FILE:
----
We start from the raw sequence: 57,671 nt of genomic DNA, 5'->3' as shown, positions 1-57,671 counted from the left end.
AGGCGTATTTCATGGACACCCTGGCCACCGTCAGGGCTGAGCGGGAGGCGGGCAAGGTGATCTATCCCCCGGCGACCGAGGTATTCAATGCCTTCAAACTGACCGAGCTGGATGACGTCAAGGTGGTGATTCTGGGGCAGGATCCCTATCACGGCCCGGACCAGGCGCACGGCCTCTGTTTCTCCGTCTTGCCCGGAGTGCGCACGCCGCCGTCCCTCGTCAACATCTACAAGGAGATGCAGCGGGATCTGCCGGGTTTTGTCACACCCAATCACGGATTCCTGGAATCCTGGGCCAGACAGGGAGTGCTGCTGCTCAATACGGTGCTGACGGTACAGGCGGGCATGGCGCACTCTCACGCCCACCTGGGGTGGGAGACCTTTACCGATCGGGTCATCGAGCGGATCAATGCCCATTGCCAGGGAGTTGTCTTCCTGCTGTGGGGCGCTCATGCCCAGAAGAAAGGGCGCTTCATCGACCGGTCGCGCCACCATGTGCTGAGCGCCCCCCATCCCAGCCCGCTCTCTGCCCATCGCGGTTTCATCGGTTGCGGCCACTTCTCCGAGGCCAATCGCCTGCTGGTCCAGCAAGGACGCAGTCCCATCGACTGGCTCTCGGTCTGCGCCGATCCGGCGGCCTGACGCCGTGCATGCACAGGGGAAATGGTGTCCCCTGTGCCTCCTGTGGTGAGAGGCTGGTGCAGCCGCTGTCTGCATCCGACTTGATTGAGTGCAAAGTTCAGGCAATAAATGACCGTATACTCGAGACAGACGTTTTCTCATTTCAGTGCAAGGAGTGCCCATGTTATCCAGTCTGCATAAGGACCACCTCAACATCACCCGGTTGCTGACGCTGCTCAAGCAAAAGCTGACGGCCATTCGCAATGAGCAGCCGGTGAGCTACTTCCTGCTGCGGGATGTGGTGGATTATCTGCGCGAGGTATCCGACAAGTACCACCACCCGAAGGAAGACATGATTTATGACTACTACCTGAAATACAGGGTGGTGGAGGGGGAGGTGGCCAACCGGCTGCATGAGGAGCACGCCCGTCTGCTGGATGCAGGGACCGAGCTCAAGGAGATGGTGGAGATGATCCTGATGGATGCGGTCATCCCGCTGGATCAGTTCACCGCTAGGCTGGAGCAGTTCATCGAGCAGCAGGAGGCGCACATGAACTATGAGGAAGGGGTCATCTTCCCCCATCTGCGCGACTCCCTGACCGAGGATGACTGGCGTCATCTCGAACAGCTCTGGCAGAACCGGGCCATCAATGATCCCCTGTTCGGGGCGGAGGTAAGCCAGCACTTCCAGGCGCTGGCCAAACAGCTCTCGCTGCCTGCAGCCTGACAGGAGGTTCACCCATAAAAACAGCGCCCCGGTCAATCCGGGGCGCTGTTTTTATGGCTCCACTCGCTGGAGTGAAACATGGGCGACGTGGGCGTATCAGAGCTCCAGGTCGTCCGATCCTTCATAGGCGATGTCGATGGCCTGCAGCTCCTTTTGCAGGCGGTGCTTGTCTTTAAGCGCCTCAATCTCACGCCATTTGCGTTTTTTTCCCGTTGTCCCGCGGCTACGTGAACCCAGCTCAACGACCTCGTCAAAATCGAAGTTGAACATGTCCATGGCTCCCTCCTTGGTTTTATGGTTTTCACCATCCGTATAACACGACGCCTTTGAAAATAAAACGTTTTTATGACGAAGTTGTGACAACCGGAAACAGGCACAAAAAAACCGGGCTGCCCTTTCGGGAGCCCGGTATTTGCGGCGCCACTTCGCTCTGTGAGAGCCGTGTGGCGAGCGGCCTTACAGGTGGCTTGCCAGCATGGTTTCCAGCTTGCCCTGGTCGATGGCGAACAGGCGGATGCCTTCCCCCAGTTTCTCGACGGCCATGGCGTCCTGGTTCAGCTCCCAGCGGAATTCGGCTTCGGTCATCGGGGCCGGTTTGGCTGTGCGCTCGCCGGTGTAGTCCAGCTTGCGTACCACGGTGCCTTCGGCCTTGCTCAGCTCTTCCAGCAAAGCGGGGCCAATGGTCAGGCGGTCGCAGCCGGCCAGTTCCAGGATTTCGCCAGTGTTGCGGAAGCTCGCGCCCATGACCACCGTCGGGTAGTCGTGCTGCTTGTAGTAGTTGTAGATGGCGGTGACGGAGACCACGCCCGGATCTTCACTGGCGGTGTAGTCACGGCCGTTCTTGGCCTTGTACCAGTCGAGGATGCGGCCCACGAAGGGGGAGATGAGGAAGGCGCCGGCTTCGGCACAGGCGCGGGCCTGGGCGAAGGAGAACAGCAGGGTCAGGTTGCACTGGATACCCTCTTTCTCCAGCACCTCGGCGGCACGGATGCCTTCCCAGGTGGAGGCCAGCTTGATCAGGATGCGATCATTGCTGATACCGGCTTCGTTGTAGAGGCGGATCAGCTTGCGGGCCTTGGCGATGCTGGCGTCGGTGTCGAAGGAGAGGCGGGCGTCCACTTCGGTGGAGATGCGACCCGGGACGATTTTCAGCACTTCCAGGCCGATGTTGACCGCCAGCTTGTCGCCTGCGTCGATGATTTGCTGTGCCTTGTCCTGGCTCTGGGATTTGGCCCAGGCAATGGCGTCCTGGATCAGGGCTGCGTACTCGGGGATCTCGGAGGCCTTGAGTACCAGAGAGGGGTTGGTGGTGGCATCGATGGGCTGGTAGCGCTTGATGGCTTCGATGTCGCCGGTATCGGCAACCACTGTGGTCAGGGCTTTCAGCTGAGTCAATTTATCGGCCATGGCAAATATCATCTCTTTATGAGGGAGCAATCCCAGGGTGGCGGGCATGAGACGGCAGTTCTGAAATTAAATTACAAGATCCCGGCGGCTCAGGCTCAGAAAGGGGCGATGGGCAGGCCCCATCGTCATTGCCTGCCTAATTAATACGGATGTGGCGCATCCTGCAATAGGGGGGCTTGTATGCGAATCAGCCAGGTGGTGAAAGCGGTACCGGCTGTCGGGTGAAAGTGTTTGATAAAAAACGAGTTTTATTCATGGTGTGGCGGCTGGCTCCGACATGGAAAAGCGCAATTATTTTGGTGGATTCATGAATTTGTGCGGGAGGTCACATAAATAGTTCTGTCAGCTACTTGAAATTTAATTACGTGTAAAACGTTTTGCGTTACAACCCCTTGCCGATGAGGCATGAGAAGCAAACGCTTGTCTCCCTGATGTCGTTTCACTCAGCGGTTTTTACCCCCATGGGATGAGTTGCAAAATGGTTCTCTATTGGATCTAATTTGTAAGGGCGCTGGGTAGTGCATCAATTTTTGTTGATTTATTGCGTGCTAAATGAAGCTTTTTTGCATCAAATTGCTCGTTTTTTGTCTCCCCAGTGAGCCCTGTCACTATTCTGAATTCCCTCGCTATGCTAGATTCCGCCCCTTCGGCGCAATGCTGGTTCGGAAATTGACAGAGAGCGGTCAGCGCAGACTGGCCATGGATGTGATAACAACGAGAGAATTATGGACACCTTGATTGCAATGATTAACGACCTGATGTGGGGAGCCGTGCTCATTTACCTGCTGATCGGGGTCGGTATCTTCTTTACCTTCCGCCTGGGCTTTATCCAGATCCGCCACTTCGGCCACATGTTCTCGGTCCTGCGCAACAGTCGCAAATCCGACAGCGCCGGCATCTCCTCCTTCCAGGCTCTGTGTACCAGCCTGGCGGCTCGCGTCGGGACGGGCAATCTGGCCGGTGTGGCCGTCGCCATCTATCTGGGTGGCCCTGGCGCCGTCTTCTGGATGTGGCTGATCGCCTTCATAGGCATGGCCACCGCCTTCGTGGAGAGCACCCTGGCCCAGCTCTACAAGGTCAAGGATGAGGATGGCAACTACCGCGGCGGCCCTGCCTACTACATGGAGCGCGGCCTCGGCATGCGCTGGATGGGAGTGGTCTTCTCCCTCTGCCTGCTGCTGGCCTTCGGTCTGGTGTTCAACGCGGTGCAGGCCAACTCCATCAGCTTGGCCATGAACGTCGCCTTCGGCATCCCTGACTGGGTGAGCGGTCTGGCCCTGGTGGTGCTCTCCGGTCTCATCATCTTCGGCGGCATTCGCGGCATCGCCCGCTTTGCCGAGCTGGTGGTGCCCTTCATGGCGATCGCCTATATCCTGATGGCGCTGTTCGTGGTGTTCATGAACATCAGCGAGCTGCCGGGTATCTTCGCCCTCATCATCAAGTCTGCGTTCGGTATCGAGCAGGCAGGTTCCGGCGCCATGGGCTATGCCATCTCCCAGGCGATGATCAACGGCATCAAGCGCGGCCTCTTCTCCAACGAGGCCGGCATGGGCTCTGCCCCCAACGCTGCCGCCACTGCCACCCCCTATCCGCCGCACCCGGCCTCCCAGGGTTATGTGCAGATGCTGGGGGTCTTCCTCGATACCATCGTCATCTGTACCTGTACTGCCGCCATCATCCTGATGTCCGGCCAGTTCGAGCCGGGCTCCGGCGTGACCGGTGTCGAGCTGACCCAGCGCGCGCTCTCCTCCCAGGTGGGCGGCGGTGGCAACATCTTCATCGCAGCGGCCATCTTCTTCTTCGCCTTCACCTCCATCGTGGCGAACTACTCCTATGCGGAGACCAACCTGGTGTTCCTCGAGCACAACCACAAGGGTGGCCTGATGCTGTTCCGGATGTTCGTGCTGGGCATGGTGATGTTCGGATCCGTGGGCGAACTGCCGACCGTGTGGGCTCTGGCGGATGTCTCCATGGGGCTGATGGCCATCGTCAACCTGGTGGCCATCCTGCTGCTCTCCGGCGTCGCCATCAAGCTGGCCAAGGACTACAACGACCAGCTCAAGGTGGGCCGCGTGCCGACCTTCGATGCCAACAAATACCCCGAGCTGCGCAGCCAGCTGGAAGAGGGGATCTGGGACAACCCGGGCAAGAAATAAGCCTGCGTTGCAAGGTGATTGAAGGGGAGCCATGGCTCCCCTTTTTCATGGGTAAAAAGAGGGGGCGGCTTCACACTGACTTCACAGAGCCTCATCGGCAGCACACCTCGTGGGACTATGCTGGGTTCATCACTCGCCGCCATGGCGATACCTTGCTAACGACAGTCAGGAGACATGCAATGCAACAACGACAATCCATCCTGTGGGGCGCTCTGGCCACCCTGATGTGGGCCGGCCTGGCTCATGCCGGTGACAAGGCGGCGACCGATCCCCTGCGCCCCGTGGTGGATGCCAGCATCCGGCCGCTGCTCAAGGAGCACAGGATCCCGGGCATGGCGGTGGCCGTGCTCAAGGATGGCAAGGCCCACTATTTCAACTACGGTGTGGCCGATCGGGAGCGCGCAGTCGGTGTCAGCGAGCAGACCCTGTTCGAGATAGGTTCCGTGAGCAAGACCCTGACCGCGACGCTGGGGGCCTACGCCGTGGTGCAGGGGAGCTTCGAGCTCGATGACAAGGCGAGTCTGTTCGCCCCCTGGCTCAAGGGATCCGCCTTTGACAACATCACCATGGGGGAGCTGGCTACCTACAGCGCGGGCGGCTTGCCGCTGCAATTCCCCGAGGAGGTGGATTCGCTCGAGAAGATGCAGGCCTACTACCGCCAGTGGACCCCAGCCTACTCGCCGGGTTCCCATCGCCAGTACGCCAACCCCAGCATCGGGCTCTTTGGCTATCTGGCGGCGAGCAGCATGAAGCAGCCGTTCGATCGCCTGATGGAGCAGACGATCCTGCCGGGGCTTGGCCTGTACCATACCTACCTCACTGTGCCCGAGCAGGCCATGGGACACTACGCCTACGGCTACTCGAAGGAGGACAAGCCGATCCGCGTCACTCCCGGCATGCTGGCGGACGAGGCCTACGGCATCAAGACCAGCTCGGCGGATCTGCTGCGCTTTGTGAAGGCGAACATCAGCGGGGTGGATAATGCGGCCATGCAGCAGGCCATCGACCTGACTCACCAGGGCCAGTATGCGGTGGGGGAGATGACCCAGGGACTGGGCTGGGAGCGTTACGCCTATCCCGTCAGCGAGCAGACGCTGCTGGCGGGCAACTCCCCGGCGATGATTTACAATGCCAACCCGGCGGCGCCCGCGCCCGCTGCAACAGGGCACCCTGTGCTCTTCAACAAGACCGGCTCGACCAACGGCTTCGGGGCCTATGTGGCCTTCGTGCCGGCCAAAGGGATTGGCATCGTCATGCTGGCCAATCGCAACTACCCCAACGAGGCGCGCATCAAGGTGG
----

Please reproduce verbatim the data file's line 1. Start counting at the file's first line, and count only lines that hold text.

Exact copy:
We start from the raw sequence: 57,671 nt of genomic DNA, 5'->3' as shown, positions 1-57,671 counted from the left end.